#GIRLWITHABOOK: In Solidarity with Malala
Posted on February 19, 2013, by Olivia Curl and Lena Shareef
If 15-year old girls are fair game for assassination attempts, then we don’t know when our world went off the edge, but it certainly has.
We were disgusted by the Taliban’s attack against Malala, but also inspired by her courage to stand up to these extremists. In response, we created a project called #GIRLWITHABOOK. This is where we invite people from all over the world to submit a picture of themselves reading a book. It's nothing genius, but we wanted to create a space where people could show their solidarity for Malala and their support for girls' education.
Malala did not discover the gender gap in education when she was pulled from her school bus in October 2012. She has been living this struggle and fighting against it for years, but how many of us were paying attention? It is a fleeting moment when the world unites for a single cause and that is exactly what happened in the days after the attack against Malala. We wanted to extend that moment. We wanted it to last and use it to make strides for women’s education. When the news broke, it wasn’t just Malala who had the world’s attention, it was the entire issue of the gender gap in education. This issue is no longer a series of statistics on a page, but is symbolized in the face of a 15-year old girl who represents 32 million other girls around the world.
Through Facebook, Pinterest, Tumblr, and Twitter, we set up a space for people to express their hope. This space has created an opportunity for connection by simply posting a picture. When we saw someone from Colombia commenting on a picture posted by someone from Sri Lanka, we knew that this wasn’t a project anymore. #GIRLWITHABOOK was transforming into a movement.
Lena & Olivia, who started the #GIRLWITHABOOK project to support Malala Yousafzai
Part of what makes #GIRLWITHABOOK so powerful is that it is so simple. The terrorists have shown that they are afraid of a girl with a book, so we stuck it to them by inviting people to post pictures of girls with books. And it’s not only girls. It’s men and boys, brothers, fathers, and husbands standing with their daughters, sisters, and wives. Not only has the response from individuals to this project been overwhelming, but it has also received support from organizations such as the Half the Sky movement, the Global Education Fund, the United Nations Education First initiative, as well as Secretary-General Ban Ki-moon himself. Additionally, the UN reached out to their Messengers of Peace, and we were honored to receive photos from Midori, Jane Goodall, and Paulo Coelho.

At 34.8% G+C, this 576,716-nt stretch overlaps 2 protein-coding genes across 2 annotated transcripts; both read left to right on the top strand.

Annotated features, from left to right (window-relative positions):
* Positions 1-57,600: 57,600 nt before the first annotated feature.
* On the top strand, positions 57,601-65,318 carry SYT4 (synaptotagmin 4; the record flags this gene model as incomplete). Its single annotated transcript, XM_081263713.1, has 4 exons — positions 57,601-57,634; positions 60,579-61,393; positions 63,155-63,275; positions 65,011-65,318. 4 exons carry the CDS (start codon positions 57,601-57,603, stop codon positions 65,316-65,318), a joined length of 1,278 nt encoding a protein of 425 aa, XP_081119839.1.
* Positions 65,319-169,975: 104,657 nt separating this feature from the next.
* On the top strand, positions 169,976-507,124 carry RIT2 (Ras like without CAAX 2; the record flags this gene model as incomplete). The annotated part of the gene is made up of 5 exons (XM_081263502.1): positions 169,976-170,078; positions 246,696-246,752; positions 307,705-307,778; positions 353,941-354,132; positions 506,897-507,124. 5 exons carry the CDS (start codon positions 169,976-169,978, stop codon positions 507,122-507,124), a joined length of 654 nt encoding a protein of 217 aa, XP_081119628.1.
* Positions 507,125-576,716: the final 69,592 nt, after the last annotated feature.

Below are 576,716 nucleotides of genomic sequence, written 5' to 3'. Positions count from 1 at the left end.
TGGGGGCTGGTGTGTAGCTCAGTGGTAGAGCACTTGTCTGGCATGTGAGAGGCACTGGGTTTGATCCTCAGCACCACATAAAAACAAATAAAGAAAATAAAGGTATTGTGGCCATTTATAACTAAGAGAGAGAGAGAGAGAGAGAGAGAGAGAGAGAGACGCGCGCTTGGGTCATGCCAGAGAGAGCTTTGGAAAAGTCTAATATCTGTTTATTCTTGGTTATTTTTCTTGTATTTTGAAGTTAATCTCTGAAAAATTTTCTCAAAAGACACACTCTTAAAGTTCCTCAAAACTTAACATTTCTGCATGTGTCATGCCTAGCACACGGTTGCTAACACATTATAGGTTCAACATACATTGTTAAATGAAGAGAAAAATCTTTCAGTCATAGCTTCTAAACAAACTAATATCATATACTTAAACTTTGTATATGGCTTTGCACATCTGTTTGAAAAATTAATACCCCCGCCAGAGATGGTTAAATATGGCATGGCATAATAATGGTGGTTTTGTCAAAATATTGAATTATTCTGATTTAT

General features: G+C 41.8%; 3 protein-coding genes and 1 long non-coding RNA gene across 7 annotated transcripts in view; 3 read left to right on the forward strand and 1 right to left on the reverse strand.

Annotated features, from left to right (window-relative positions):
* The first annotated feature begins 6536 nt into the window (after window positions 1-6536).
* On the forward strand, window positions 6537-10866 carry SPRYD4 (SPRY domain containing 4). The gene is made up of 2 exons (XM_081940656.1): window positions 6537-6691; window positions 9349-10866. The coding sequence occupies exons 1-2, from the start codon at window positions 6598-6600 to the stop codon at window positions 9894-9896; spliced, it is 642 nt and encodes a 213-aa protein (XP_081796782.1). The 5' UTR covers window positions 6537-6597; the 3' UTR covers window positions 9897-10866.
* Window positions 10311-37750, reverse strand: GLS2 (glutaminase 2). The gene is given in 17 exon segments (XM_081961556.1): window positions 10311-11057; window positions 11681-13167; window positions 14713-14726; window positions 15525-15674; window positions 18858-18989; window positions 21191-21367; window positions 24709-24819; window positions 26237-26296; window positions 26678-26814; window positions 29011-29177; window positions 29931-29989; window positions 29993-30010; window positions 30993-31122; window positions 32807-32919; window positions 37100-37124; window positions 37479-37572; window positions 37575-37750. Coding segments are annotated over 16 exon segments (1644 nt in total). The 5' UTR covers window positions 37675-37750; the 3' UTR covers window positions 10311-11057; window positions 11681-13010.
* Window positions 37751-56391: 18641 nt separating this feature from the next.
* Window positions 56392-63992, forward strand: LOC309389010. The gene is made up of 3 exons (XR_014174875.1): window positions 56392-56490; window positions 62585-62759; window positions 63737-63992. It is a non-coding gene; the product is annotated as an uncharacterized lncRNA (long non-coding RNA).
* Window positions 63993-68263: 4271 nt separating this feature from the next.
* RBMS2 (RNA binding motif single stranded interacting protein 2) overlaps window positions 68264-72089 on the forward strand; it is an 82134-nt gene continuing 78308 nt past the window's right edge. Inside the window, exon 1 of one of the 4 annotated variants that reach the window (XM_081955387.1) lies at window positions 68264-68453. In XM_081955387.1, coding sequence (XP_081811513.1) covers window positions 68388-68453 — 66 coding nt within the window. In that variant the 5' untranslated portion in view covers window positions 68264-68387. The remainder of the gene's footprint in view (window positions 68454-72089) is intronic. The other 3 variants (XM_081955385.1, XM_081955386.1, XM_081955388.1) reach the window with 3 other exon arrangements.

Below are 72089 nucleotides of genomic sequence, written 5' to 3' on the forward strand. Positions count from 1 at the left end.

Within one month of our project, we received over 400 pictures from around the world and compiled them into a book for Malala. These books are representative of the global outpouring of support Malala has received and would not have been possible without Shutterfly, which so graciously donated copies of the book to us for free.
Furthermore, we wanted to thank: Half the Sky Movement, National Women's History Museum, and dreamfly for their encouragement from the very beginning of this project.
On February 16, 2013, we announced that #GIRLWITHABOOK is aiming to raise $15,000 to build a library at one of The Citizens Foundation’s schools. TCF is a non-profit organization in Pakistan that has built 830 purpose-built schools since 1995. Those wishing to donate can go to our Crowdrise page, and the first 25 people to donate $100 will receive a copy of the photo book.
Girls’ education benefits all members of society, and our prosperity as a global community depends on this progress and on fighters like Malala.
Join the movement. Send us a picture at firstname.lastname@example.org.
Connect with us on Facebook, Pinterest, Tumblr and Twitter (@_girlwithabook).
Olivia Curl is an Oregon native and a senior at American University studying International Relations and Arabic. She is passionate about exploring the intersection between women’s issues and security. She blogs on LivOnAMission.wordpress.com. You can also tweet at her (@LivOnAMission).
Lena Shareef has a bachelor's degree in Film and Media Arts and a minor in International Studies from American University. She is currently working at an advertising agency in Michigan, and is looking forward to pursuing a master’s degree in Journalism, focusing on digital media. She blogs on lenashareef.wordpress.com. You can also tweet at her (@LenaShareef).